Now, I am happy to report that the kills inflicted upon these poor souls is overall done quite effectively. The kill sequences vary from being somewhat tame, such as one involving a quick axe to the back of the head, leading to a quick fall down and one last weak thrust, to the truly beautifully shot takedowns, such as one involving lifting a poor soul with one axe swing from the floor to the ceiling. We are treated to multiple instances of intestines trying to find their way out of the body, and some instances of an extreme amount of blood being expunged onto someone else due to an axe swing that borders on horrifying and somewhat comical in its abundance.

The two aspects of the movie that I enjoyed most, however, are not related to gore or mayhem. First, the slight sound of jingle bells used in the stalking sequences worked very well as a tension builder, showing that the killer was near, and the louder they were, the closer he was. It was a nice calling card for this Santa murderer and was appreciated. The second aspect I enjoyed was that the killer Santa Claus was like an odd combination of Michael Myers and Jason Voorhees. He had the Voorhees vibe due to his seemingly god-like ability to fight off bullet wounds, and he taps into the Myers vein by having no real motive for what he does. We don’t know his name, we don’t have some hokey backstory of being abused or growing up in a bad environment. He is just pure evil, and sometimes we don’t need some arbitrary knowledge to justify his actions. He just wants to do what he wants to do.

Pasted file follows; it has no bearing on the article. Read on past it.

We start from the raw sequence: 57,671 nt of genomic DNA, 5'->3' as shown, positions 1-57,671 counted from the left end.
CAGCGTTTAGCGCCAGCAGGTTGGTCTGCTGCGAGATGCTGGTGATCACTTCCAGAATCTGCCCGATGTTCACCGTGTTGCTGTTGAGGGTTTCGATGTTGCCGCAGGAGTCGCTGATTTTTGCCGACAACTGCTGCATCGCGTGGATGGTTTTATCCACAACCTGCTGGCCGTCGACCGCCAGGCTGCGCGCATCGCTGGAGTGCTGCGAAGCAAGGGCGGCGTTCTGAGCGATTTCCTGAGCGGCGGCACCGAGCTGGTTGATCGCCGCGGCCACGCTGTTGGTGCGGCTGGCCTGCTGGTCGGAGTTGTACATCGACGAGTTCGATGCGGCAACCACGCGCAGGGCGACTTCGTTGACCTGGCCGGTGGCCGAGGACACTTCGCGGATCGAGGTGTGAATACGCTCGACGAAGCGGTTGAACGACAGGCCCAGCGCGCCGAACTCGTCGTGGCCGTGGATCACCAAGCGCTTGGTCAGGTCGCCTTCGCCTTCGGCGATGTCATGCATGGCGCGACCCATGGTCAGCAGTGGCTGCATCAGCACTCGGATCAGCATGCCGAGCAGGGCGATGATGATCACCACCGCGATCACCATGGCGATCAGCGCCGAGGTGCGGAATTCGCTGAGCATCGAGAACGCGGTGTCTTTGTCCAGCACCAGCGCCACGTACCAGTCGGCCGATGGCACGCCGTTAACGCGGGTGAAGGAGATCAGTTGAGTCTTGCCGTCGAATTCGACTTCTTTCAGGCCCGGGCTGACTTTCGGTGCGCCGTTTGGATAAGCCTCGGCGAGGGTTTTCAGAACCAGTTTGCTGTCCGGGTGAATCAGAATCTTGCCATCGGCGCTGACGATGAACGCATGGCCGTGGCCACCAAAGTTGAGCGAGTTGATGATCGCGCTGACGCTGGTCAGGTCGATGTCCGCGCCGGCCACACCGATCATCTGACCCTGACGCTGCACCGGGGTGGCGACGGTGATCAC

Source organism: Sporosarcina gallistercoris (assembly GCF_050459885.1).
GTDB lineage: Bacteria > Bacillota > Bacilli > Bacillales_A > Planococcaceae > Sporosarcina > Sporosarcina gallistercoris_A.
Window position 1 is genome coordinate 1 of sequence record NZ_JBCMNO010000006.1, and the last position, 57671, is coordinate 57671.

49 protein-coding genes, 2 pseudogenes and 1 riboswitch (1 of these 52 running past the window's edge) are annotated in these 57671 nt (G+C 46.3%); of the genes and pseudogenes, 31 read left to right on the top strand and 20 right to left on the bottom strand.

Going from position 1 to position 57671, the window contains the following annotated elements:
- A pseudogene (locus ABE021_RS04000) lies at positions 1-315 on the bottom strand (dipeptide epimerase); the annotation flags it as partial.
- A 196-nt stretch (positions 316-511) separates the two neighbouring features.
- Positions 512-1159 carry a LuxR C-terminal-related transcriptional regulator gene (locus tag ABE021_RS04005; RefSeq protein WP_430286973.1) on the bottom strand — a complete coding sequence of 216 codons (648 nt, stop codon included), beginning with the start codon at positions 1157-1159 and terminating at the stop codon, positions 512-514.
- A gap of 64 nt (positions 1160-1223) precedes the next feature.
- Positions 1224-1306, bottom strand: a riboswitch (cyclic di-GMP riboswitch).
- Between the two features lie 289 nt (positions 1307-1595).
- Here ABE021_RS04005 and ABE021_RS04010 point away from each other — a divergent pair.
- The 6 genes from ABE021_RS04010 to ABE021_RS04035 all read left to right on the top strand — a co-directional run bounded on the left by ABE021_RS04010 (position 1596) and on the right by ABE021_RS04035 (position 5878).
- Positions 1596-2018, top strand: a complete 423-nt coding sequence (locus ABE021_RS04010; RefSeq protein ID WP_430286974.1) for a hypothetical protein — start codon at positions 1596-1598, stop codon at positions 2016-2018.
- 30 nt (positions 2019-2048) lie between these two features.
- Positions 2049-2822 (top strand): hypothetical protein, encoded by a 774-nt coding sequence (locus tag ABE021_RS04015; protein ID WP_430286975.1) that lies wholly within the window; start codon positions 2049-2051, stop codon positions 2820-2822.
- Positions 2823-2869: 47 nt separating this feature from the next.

I have grown to appreciate the flourishing landscape of Christmas horror movies that have been around and are still being made today. Knowing we have such greats as Black Christmas and Krampus, does Christmas Blood do enough to warrant your time? It does run a little longer than expected (around 100 minutes), but despite some extra allotted character development that overall didn’t do much to enhance the movie, the nicely done camerawork, multiple tension-filled sequences and the excessive amounts of gore and blood that accompanies a few of the kills ends up winning me over and I recommend you at least give this movie a viewing. Will it become a holiday staple? For me, since more high-concept and generally scarier gems for the holiday horror crowd do exist, it might not make a return yearly, but I don’t resent the time I committed to it, as some other flicks have made me feel. A killer Santa movie is always worth checking out, and Christmas Blood ultimately delivers the goods.